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Stevie Perry

Henley has no desire to gender-bend the lyrics — she performs the songs faithfully.
Henley has no desire to gender-bend the lyrics — she performs the songs faithfully.

When Tee Henley decided to start Open Arms, America’s first female-fronted Journey tribute band, some wondered if she should change the lyrics to reflect her gender.

She decided to accept the masculine-focused lyrics with open arms.

“It’s not a gender issue. Before I go onstage, I become the Steve Perry role. I love Steve Perry so much the lyrics of songs like ‘Faithfully’ or ‘Oh Sherrie’ do not faze me.”

Neither does being asked out by female members of the audience, something that happens often.

“They’re not thinking about me being female,” says the 40something Tee, who has led the band since 2011 and limits her lovin’, touchin’, squeezin’ to her husband.

“However, the women are so accepting. They’re easier than men. They’re so loving, so nice.”

The Santee-based Henley, a former Navy yeoman, tells the Reader, “I had studied Steve Perry’s singing for years, but a couple of people were surprised I could pull it off.

In order to get interest in the band, Henley developed a fan base by singing karaoke all over Southern California, even driving up to the Tokyo House in L.A.’s Chinatown.

“I was especially well-received at the Kearny Mesa Bowl,” she says. “I’d like to do a show there.”

The self-proclaimed “Stevie Perry” thought about making the band all-female, but Henley says Journey’s music is so complex that she needed the best musicians available.

The five men backing up Henley — Dave “Crunch” Butler, Richard “Cain” Graham, Andy Qunta, Mitch McNeel, and E.G. Smith — live all over Southern California and have ample experience in original groups and tribute bands.

The group plays twice a month all over the region up to Las Vegas. The next local gig is May 31 at the Santee Street Fair.

Henley is quick to point out the group’s versatility.

“We also do solo Steve Perry songs like ‘Oh Sherrie’ and ‘Foolish Hearts,’ and go deep into album cuts like ‘Still They Ride,’” she says.

If that isn’t enough, the group can round out a set with Foreigner and Styx tunes.

Henley hasn’t had the chance to meet her idol yet but is hoping to make it happen soon.

“He has a house in Del Mar and his friends have contacted us,” she says. “One of them got us all into the NAMM show [a music-industry trade show] this year.”

One Journey member she doesn’t want to meet: current singer Arnel Pineda.

“He’s supposed to be leaving soon and I’m not sad about that,” she says. “It’s hard to see him there onstage. Like most fans, I miss Steve Perry.”

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Henley has no desire to gender-bend the lyrics — she performs the songs faithfully.
Henley has no desire to gender-bend the lyrics — she performs the songs faithfully.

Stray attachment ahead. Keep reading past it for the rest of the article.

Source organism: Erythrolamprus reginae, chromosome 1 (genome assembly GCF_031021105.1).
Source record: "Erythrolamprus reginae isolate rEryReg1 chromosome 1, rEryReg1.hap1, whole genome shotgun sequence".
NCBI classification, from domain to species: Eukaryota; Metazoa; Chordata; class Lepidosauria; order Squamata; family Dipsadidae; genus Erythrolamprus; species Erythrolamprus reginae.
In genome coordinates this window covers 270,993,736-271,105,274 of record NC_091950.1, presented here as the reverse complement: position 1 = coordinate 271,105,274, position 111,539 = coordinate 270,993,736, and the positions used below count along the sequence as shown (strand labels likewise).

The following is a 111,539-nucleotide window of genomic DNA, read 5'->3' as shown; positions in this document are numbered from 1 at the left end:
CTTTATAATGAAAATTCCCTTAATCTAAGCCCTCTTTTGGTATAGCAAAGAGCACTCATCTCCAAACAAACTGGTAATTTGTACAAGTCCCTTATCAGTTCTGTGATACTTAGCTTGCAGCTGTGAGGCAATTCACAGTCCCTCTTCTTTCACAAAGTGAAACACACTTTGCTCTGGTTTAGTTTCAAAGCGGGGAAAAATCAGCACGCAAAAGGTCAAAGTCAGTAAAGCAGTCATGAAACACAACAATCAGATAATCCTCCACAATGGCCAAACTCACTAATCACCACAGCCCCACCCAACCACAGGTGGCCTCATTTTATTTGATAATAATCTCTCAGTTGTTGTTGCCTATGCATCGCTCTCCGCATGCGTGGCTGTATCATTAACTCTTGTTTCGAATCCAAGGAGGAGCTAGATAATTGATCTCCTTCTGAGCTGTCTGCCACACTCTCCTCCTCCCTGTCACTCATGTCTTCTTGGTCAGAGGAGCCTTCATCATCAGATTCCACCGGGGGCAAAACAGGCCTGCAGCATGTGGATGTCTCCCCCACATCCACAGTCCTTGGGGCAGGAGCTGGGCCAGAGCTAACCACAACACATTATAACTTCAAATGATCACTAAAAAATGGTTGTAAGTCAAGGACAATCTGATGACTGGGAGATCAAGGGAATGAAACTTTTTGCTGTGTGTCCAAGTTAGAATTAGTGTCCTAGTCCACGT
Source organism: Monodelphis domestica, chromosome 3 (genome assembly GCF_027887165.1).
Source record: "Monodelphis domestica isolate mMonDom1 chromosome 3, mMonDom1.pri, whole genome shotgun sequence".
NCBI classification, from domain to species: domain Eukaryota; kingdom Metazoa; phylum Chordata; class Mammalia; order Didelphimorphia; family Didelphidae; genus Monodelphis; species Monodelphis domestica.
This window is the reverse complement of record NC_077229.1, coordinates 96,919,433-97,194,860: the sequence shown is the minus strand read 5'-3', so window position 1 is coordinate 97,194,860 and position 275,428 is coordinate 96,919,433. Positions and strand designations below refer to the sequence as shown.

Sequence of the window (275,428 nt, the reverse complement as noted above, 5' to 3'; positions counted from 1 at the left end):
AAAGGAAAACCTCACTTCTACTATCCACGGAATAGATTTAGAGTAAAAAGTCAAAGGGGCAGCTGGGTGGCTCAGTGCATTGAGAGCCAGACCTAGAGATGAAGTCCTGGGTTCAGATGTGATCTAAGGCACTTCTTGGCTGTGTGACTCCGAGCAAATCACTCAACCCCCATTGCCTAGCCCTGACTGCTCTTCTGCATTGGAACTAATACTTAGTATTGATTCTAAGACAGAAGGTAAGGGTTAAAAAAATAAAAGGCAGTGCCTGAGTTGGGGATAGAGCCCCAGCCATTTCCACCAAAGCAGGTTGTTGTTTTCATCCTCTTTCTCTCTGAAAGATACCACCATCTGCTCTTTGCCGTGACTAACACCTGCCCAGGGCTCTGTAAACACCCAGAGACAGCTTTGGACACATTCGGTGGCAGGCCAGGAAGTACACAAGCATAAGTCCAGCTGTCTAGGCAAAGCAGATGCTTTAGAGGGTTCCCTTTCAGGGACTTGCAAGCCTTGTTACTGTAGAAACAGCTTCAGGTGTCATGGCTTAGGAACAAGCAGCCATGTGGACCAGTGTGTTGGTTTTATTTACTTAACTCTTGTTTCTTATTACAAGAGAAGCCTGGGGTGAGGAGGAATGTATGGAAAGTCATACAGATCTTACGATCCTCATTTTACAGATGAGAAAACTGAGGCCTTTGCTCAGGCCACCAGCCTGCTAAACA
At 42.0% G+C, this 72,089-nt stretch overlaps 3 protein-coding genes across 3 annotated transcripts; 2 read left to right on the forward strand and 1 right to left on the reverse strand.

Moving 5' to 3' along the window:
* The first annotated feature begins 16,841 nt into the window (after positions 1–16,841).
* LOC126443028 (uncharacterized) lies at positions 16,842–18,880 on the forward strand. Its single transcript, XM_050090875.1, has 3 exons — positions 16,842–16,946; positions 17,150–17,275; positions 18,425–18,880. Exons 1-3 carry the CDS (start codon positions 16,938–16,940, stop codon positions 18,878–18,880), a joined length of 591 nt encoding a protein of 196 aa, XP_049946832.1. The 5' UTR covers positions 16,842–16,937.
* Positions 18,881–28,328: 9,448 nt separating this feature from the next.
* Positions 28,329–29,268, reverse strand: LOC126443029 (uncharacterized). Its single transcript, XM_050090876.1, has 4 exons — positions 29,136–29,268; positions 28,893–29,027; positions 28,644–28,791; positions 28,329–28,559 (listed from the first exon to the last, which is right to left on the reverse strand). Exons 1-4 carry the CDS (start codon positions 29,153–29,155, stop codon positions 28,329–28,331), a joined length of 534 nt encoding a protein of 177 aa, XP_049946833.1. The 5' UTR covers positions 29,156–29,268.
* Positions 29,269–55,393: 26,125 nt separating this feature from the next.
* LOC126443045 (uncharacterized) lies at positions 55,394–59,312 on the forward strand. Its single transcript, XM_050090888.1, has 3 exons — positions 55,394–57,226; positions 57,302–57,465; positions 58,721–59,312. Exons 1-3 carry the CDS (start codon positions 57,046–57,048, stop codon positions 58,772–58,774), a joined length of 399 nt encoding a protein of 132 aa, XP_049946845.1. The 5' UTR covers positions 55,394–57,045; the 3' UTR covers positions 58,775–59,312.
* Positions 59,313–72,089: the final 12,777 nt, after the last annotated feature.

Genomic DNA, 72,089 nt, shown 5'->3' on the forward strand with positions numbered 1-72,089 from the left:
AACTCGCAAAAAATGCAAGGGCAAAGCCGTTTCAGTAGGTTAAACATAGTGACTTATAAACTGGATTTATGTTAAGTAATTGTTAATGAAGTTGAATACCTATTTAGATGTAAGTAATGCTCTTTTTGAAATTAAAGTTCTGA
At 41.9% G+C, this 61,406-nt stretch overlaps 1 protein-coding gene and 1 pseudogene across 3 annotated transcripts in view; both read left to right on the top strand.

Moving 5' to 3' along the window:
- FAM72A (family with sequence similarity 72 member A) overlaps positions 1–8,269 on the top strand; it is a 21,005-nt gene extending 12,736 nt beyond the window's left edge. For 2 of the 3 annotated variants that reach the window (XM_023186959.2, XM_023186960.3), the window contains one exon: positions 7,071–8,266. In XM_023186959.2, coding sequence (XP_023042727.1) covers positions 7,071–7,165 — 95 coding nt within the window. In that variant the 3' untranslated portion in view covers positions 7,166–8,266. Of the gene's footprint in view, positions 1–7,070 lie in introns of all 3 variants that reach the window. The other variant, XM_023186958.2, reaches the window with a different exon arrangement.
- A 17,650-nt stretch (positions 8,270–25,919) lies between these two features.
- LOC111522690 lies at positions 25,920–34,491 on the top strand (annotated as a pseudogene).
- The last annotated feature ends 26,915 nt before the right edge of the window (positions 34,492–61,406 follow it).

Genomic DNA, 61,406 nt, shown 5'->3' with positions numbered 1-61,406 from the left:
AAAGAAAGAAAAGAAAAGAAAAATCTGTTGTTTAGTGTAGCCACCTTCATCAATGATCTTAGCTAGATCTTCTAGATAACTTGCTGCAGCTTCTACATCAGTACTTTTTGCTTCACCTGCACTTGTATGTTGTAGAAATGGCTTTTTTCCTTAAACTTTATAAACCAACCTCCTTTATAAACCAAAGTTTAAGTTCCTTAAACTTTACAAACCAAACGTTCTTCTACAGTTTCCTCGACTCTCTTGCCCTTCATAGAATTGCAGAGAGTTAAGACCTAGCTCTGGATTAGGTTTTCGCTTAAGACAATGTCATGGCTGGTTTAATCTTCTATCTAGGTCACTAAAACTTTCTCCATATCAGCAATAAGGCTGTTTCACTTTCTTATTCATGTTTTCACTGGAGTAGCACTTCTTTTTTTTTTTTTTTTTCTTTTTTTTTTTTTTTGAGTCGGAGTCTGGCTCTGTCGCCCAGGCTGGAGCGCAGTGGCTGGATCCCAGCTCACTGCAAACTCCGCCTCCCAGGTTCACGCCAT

When Tee Henley decided to start Open Arms, America’s first female-fronted Journey tribute band, some wondered if she should change the lyrics to reflect her gender.

She decided to accept the masculine-focused lyrics with open arms.

“It’s not a gender issue. Before I go onstage, I become the Steve Perry role. I love Steve Perry so much the lyrics of songs like ‘Faithfully’ or ‘Oh Sherrie’ do not faze me.”

Neither does being asked out by female members of the audience, something that happens often.

“They’re not thinking about me being female,” says the 40something Tee, who has led the band since 2011 and limits her lovin’, touchin’, squeezin’ to her husband.

“However, the women are so accepting. They’re easier than men. They’re so loving, so nice.”

The Santee-based Henley, a former Navy yeoman, tells the Reader, “I had studied Steve Perry’s singing for years, but a couple of people were surprised I could pull it off.

In order to get interest in the band, Henley developed a fan base by singing karaoke all over Southern California, even driving up to the Tokyo House in L.A.’s Chinatown.

“I was especially well-received at the Kearny Mesa Bowl,” she says. “I’d like to do a show there.”

The self-proclaimed “Stevie Perry” thought about making the band all-female, but Henley says Journey’s music is so complex that she needed the best musicians available.

The five men backing up Henley — Dave “Crunch” Butler, Richard “Cain” Graham, Andy Qunta, Mitch McNeel, and E.G. Smith — live all over Southern California and have ample experience in original groups and tribute bands.

The group plays twice a month all over the region up to Las Vegas. The next local gig is May 31 at the Santee Street Fair.

Henley is quick to point out the group’s versatility.

“We also do solo Steve Perry songs like ‘Oh Sherrie’ and ‘Foolish Hearts,’ and go deep into album cuts like ‘Still They Ride,’” she says.

If that isn’t enough, the group can round out a set with Foreigner and Styx tunes.

Henley hasn’t had the chance to meet her idol yet but is hoping to make it happen soon.

“He has a house in Del Mar and his friends have contacted us,” she says. “One of them got us all into the NAMM show [a music-industry trade show] this year.”

One Journey member she doesn’t want to meet: current singer Arnel Pineda.

“He’s supposed to be leaving soon and I’m not sad about that,” she says. “It’s hard to see him there onstage. Like most fans, I miss Steve Perry.”

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